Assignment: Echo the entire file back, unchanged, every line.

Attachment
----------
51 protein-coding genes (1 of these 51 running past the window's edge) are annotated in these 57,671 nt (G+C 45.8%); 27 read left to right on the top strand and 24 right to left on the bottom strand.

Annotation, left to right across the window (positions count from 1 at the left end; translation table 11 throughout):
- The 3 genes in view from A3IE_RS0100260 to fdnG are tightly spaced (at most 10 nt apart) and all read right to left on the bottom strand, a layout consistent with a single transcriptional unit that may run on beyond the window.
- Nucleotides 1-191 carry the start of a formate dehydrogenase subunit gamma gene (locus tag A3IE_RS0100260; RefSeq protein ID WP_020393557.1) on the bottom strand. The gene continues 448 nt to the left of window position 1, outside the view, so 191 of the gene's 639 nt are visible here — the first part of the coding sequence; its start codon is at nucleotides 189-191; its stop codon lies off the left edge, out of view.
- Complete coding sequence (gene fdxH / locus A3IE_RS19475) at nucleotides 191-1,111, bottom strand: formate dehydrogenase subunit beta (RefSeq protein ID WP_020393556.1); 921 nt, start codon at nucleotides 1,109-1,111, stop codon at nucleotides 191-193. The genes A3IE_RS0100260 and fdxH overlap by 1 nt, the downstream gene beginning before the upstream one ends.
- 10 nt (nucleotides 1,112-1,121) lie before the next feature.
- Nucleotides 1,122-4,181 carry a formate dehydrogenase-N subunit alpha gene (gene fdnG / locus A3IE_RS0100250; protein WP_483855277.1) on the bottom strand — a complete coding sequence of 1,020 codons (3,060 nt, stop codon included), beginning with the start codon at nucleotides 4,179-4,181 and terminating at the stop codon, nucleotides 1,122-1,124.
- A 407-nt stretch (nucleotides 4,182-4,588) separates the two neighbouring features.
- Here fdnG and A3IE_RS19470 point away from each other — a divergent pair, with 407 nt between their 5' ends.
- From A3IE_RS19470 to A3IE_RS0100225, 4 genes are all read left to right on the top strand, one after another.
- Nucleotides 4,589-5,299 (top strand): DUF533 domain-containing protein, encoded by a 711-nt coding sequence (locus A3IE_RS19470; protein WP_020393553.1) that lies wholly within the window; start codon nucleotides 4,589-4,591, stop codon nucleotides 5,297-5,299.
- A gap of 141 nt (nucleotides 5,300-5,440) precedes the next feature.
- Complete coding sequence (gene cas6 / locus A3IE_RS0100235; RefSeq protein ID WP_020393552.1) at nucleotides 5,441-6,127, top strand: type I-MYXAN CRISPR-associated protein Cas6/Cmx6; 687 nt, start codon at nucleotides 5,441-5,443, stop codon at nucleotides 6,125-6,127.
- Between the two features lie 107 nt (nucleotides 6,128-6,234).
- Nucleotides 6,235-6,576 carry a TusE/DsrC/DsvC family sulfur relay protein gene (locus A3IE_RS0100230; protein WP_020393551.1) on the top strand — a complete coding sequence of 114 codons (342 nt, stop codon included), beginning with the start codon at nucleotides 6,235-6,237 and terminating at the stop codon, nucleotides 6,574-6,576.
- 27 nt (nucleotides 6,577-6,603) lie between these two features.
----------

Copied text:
51 protein-coding genes (1 of these 51 running past the window's edge) are annotated in these 57,671 nt (G+C 45.8%); 27 read left to right on the top strand and 24 right to left on the bottom strand.

Annotation, left to right across the window (positions count from 1 at the left end; translation table 11 throughout):
- The 3 genes in view from A3IE_RS0100260 to fdnG are tightly spaced (at most 10 nt apart) and all read right to left on the bottom strand, a layout consistent with a single transcriptional unit that may run on beyond the window.
- Nucleotides 1-191 carry the start of a formate dehydrogenase subunit gamma gene (locus tag A3IE_RS0100260; RefSeq protein ID WP_020393557.1) on the bottom strand. The gene continues 448 nt to the left of window position 1, outside the view, so 191 of the gene's 639 nt are visible here — the first part of the coding sequence; its start codon is at nucleotides 189-191; its stop codon lies off the left edge, out of view.
- Complete coding sequence (gene fdxH / locus A3IE_RS19475) at nucleotides 191-1,111, bottom strand: formate dehydrogenase subunit beta (RefSeq protein ID WP_020393556.1); 921 nt, start codon at nucleotides 1,109-1,111, stop codon at nucleotides 191-193. The genes A3IE_RS0100260 and fdxH overlap by 1 nt, the downstream gene beginning before the upstream one ends.
- 10 nt (nucleotides 1,112-1,121) lie before the next feature.
- Nucleotides 1,122-4,181 carry a formate dehydrogenase-N subunit alpha gene (gene fdnG / locus A3IE_RS0100250; protein WP_483855277.1) on the bottom strand — a complete coding sequence of 1,020 codons (3,060 nt, stop codon included), beginning with the start codon at nucleotides 4,179-4,181 and terminating at the stop codon, nucleotides 1,122-1,124.
- A 407-nt stretch (nucleotides 4,182-4,588) separates the two neighbouring features.
- Here fdnG and A3IE_RS19470 point away from each other — a divergent pair, with 407 nt between their 5' ends.
- From A3IE_RS19470 to A3IE_RS0100225, 4 genes are all read left to right on the top strand, one after another.
- Nucleotides 4,589-5,299 (top strand): DUF533 domain-containing protein, encoded by a 711-nt coding sequence (locus A3IE_RS19470; protein WP_020393553.1) that lies wholly within the window; start codon nucleotides 4,589-4,591, stop codon nucleotides 5,297-5,299.
- A gap of 141 nt (nucleotides 5,300-5,440) precedes the next feature.
- Complete coding sequence (gene cas6 / locus A3IE_RS0100235; RefSeq protein ID WP_020393552.1) at nucleotides 5,441-6,127, top strand: type I-MYXAN CRISPR-associated protein Cas6/Cmx6; 687 nt, start codon at nucleotides 5,441-5,443, stop codon at nucleotides 6,125-6,127.
- Between the two features lie 107 nt (nucleotides 6,128-6,234).
- Nucleotides 6,235-6,576 carry a TusE/DsrC/DsvC family sulfur relay protein gene (locus A3IE_RS0100230; protein WP_020393551.1) on the top strand — a complete coding sequence of 114 codons (342 nt, stop codon included), beginning with the start codon at nucleotides 6,235-6,237 and terminating at the stop codon, nucleotides 6,574-6,576.
- 27 nt (nucleotides 6,577-6,603) lie between these two features.